Special teams far from special in Jacksonville's 0-2 start
It's been a pretty abysmal start to the 2015 season for the Jacksonville Sharks special teams.
Shortfalls in the kicking game have contributed heavily in a pair of one point losses, as the Sharks have started 0-2 for the first time in franchise history. One week after two missed PAT's and a missed field goal cost the team a win against the New Orleans VooDoo, Fabrizio Scaccia missed a field goal, two PAT's and had a third PAT blocked in a 55-54 loss to the division rival Orlando Predators night.
Missing kicks is nothing new for Scaccia who was pretty terrible in 2014. In fact he was 0-for-8 last year on field goals and connected on a very subpar 78.3% of his PAT's. For a little perspective, most of the top kickers in the league connect around 85-90% on PAT's. Of all the legitimate contending teams last year, Aaron Pettrey was the worst on PATs and he still hit at a rate of 81.5% and was also 8-of-11 in field goals, many with the game hanging in the balance.
That's something that needs to improve in a hurry for Jacksonville, or a promising season with championship hopes and dreams could derail before it's even halfway over. I'd even go so far as to say that ownership better have been working on a backup plan at kicker before that game ended.
I'm not naive enough to think that Scaccia is the only reason the Sharks have dropped these early games. The defense has struggled to generate turnovers and stops and has committed a high amount of penalties in key situations to negate big plays. No penalties were bigger than the pass interference that negated an interception return for a touchdown Saturday night against Orlando and the illegal defense that flipped a fourth down turnover on downs with a minute left in regulation that iced the game for the Predators. All in all, the Sharks have committed 25 penalties for 179 yards in two games, and that simply has to stop.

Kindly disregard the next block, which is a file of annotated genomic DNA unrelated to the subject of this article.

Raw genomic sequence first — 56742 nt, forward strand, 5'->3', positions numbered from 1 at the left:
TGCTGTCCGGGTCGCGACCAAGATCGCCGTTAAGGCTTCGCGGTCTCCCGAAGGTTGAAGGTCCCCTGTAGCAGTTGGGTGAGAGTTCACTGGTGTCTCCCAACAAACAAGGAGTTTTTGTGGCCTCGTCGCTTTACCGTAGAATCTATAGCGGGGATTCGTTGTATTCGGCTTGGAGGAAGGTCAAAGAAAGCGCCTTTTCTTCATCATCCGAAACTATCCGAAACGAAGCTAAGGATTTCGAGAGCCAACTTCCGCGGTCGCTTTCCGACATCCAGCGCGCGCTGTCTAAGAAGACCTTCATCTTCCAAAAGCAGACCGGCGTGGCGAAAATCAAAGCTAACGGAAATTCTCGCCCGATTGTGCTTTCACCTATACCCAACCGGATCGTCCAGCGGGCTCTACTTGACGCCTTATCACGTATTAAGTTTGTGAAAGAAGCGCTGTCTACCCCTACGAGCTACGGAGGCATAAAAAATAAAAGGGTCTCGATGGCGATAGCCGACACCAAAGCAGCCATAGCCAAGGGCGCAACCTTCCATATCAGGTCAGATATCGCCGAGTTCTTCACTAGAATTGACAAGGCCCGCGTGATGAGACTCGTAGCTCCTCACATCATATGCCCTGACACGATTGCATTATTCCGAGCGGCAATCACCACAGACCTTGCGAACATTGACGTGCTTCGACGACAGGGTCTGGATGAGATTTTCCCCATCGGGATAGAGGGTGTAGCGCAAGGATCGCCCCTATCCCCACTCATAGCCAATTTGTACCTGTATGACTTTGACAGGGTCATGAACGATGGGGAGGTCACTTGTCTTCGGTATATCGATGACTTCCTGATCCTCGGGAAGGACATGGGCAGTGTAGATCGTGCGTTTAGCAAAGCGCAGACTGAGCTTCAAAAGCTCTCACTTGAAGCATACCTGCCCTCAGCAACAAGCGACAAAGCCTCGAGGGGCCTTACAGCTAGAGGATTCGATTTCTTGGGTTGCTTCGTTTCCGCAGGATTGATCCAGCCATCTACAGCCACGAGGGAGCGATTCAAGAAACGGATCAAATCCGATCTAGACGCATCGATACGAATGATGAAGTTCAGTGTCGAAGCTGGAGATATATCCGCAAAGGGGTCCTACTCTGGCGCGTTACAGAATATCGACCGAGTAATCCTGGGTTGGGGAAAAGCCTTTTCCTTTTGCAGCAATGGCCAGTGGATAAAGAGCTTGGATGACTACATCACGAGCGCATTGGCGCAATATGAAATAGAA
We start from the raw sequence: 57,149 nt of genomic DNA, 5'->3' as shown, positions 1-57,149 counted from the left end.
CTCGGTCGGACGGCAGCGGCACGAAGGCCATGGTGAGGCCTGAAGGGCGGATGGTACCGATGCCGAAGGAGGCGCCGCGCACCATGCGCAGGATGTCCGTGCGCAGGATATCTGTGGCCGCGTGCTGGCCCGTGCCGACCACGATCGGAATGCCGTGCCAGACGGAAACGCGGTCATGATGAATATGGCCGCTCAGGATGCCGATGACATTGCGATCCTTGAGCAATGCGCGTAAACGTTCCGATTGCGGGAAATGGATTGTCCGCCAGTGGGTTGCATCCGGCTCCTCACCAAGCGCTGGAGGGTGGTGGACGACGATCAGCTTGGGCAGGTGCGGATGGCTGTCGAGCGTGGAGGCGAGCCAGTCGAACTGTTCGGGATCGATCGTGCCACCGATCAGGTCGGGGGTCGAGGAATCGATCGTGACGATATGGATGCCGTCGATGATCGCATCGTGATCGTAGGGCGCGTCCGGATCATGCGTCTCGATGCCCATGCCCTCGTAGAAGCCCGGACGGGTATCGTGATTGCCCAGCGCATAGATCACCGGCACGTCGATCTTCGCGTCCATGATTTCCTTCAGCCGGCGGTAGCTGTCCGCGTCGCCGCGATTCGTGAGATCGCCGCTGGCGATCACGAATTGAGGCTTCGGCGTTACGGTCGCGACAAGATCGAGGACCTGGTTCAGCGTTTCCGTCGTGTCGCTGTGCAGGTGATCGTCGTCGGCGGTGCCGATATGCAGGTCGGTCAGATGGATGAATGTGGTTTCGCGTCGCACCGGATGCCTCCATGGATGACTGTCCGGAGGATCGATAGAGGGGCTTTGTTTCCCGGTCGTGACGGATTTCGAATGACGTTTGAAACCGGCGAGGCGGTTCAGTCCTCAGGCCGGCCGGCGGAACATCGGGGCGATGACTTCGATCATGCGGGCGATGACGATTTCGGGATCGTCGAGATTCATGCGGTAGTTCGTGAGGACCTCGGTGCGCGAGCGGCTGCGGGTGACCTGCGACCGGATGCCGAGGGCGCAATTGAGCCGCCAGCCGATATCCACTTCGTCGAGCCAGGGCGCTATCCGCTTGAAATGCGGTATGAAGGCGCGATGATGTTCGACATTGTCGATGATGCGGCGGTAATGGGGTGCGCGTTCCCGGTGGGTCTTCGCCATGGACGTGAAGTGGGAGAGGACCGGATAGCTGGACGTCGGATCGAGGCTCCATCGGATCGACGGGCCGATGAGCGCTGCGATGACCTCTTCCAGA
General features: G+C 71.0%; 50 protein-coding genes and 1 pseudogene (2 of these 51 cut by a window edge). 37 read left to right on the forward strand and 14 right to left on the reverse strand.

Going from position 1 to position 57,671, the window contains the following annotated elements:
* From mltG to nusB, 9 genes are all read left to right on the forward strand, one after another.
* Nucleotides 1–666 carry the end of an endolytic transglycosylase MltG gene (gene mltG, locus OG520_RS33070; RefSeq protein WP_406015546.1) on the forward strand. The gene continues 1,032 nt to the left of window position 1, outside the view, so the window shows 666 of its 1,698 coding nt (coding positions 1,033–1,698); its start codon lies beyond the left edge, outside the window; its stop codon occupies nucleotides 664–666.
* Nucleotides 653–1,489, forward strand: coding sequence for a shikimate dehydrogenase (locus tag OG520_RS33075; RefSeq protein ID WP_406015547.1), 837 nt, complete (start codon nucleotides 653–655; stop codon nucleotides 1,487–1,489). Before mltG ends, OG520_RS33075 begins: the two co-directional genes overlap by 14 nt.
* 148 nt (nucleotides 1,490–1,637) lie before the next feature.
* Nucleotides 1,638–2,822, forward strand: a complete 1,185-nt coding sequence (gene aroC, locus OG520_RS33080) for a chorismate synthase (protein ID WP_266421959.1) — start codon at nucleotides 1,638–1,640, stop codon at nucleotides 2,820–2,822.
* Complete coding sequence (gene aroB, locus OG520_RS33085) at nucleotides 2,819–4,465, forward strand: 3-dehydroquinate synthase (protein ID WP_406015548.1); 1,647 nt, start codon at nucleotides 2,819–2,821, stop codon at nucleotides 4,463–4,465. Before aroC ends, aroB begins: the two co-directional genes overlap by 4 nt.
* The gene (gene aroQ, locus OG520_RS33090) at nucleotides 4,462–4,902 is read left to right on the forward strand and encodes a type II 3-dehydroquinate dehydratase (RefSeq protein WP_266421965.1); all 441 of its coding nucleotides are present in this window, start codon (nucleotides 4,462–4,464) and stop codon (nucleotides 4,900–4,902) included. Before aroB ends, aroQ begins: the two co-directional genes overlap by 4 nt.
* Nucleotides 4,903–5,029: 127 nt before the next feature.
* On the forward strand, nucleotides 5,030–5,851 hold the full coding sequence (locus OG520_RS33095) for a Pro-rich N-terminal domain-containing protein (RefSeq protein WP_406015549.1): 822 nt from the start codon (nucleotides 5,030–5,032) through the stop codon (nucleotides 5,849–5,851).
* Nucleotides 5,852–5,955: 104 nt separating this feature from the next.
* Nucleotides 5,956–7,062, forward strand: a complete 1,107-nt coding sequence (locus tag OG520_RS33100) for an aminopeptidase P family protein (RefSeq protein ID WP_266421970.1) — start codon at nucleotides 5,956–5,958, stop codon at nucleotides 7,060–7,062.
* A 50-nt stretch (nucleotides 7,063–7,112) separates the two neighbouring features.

Three defensive stops in two games is putting a lot of pressure on the Sharks offense and special teams to be perfect, and so far, they haven't been. That's why their record is perfect in the wrong column.
You cannot give away games at home and expect to win a division title and secure that all-important home field advantage in the playoffs. Just look at last year when a 15-3 Pittsburgh Power team had to go on the road against the Predators in round one of the playoffs. Think they wish they hadn’t blown a 14-point lead to Cleveland in the opener?
It’s still early in the 2015 season, but one trend I’ve already noticed is how much closer these games seem to be. We’re seeing games getting back to the traditional arena football model of needing the ball last to win. It makes for a more exciting brand of football, but it also makes the margin for error that much slimmer. Points are at a premium, and having a kicker who can’t get the job done is a liability a team that wants to contend for a title cannot have.